We're not here to tell you that getting motivated is a piece of cake. It's rough, very rough, but we've seen again and again that the payoff makes all the struggle worthwhile.
Once, when Cynthia was working in real estate and struggling with it, she forced herself to write, "I can see myself making cold calls and enjoying it." Of course she hated the job, but she had to go in and do it. If she wasn't busy with actual work, she had to make those detestable cold calls--sometimes for two hours, sometimes for eight to ten hours a day. Yes, people continually yelled at her and hung up. But the point is, she did it! And she got results. The success from that tenacity formed a basis for tackling even larger projects. Which is to say there are simply no magic bullets for realizing goals or fulfilling obligations; they're processes that you have to work through.Are you Up for It?
In the same vein, there's no doubt that following through with an exercise program--especially if you're doing it at home with only yourself to report to--requires a large measure of enterprise, dedication, and resolve.
You visualize a goal, you vow to achieve it, you're willing to discipline yourself for it, you work on focus and commitment, and you build up the drive to keep going through the early rounds until you see results.
That The FIRM shows you those results so quickly is a major motivational plus, as is the compelling nature of the videos, but you still must develop commitment within yourself. Is it a breeze? No. Is it worth digging deep into your nature and coming up with a mental strength you didn't know you had? Ask any Firm Believer whose life has been transformed by doing just that.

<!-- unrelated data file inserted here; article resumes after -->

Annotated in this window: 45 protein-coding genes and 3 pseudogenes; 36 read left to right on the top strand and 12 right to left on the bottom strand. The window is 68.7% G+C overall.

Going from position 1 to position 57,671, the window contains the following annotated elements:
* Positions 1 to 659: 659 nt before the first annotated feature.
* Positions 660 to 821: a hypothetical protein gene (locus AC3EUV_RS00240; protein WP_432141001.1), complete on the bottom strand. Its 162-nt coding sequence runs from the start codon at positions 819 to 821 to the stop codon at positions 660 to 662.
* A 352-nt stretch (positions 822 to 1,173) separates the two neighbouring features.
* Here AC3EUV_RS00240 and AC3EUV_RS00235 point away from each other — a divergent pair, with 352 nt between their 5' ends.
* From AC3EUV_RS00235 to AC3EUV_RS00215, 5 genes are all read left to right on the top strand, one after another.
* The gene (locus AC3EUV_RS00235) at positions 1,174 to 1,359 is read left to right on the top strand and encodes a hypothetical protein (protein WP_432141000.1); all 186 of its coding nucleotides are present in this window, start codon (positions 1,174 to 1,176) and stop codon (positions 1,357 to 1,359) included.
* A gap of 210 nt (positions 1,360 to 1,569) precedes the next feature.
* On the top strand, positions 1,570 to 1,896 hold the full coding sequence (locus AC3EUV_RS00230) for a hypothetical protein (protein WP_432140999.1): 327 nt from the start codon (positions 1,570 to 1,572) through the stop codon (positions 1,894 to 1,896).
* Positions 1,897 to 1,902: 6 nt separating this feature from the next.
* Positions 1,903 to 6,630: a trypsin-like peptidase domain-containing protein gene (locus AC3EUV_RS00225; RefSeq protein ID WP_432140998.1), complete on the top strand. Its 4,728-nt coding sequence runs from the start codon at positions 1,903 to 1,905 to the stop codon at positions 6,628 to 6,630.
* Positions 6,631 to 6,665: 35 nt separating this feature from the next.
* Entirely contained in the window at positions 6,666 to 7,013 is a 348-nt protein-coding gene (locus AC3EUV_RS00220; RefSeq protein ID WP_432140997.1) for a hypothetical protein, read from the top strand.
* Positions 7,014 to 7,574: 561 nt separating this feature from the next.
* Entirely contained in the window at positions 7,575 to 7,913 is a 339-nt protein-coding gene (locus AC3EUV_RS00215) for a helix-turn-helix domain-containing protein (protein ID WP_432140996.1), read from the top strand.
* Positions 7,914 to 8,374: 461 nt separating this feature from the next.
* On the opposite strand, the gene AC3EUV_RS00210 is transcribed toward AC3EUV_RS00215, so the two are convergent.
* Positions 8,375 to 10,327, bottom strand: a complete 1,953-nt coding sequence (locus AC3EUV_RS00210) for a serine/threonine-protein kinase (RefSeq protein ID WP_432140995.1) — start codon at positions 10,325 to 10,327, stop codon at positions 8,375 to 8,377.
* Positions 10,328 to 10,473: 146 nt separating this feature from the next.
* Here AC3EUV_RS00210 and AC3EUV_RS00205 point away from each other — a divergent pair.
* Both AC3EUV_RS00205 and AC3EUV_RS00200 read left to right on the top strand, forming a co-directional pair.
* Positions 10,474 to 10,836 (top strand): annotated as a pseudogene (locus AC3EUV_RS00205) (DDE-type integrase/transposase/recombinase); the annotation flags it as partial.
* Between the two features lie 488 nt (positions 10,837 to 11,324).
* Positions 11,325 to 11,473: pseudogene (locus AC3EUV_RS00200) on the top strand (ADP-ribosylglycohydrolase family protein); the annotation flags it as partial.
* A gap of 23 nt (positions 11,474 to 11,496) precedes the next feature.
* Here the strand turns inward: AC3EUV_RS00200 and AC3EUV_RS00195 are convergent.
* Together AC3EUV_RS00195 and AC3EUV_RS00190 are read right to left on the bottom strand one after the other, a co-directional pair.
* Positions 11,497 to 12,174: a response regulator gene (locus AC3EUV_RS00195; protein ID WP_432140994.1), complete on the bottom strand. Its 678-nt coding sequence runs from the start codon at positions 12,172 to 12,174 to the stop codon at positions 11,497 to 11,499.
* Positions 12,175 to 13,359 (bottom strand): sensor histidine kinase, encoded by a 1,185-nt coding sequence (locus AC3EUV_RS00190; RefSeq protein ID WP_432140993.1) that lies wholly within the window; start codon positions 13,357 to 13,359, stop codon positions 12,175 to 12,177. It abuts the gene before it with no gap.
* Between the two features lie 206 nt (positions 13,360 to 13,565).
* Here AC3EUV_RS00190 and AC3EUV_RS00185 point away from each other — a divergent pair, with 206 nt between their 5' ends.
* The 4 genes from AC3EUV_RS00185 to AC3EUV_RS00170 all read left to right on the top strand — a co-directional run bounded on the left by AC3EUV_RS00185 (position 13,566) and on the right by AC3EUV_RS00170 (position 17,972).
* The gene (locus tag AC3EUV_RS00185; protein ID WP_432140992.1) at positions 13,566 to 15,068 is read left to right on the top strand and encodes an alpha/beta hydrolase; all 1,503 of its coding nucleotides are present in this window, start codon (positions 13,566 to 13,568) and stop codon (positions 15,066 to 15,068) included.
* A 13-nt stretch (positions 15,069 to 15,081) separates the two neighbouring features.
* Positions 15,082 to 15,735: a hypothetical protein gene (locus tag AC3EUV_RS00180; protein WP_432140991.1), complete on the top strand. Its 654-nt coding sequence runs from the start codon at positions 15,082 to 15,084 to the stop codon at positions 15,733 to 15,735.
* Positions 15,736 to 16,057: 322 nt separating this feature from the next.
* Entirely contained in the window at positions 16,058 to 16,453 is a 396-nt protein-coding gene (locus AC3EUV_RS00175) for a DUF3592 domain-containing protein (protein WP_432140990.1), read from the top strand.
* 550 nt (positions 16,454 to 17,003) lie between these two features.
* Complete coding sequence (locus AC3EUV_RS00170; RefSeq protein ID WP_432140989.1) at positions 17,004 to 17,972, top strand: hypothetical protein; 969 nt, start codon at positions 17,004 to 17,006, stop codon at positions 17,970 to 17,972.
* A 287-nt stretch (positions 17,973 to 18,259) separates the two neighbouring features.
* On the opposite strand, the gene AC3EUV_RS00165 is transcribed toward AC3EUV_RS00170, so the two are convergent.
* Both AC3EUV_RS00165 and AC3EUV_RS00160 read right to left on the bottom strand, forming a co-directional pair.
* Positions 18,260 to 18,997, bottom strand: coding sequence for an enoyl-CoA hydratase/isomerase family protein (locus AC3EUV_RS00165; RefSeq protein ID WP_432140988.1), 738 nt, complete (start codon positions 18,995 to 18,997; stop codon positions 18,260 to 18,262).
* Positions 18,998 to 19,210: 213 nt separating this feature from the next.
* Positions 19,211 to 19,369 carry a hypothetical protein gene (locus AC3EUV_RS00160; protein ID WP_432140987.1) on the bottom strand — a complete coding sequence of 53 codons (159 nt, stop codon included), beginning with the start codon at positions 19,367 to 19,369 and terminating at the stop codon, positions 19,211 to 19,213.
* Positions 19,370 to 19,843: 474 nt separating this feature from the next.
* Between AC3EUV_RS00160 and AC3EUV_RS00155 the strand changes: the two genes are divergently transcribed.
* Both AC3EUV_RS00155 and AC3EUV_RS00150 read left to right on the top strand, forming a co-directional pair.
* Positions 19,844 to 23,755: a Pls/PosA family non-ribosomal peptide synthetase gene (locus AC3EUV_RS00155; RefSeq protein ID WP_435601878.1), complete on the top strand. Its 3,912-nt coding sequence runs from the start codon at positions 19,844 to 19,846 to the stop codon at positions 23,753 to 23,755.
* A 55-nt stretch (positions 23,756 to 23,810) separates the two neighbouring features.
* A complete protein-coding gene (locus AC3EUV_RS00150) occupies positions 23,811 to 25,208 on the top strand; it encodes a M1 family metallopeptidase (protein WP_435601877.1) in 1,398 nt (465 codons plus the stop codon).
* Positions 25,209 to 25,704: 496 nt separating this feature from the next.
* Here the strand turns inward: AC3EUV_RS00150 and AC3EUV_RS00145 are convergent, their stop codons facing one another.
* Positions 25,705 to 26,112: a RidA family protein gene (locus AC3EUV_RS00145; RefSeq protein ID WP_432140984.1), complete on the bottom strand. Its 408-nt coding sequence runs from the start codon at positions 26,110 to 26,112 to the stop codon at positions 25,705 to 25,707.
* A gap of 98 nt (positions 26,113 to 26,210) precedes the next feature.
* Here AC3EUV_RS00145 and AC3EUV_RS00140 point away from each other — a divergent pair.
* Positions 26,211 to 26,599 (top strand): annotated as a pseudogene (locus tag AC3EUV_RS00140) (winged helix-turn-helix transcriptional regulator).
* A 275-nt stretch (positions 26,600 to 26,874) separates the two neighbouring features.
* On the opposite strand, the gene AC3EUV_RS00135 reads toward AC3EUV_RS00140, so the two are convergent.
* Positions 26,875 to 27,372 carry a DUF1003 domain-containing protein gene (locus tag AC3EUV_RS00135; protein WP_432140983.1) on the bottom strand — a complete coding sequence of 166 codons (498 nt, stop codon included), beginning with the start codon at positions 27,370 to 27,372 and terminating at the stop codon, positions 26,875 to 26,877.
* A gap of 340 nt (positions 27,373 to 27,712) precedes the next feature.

Before we get to the fundamentals of commitment, let's go through the most common excuses people use for not working out, then shoot them down, one by one. It's important to recognize these traps and to remember that you can avoid them if you're totally honest with yourself.
As I grow older, my body gets better and better. I'm even losing dress sizes. All of my peers are going in the opposite direction!"
--Hilary Watson, 29, banker, Old Greenwich, ConnecticutThe Top Ten All-Time Exercise Cop-Outs
1. I'll exercise only if I have to.
Oh, please! Are you really going to wait until after
the heart attack? Until you break up a relationship and are looking for a new partner? Until you've gained twenty pounds, don't fit into your clothes, and feel miserable?
Doesn't it make more sense to start today when no major trauma looms on the horizon? That way, you'll be conditioned for change when it occurs, and you'll even avoid many health catastrophes by putting your body in the best shape possible. And with the added strength and energy The FIRM workout provides, you'll be better prepared to deal with whatever unexpected events life hurls at you.
2. I don't have enough time.
Shame on you! You have time to watch television, go to the movies, hang out with office friends after work--and you're seriously telling us you can't spare four or five hours a week for an activity that has long-term payoffs and multiple satisfactions?
This is all about priorities and what's really important to you. The benefits of exercise are so great that they're worth reordering your schedule. If you're serious about shaping up, you'll find the time somehow, somewhere.
For instance, if you have to get up an hour earlier to do the workout, you'll start the day feeling warmed up, fit, and energized.
If you have to put an hour aside at the end of the day, you'll work off accumulated stress and anxiety and end up feeling refreshed.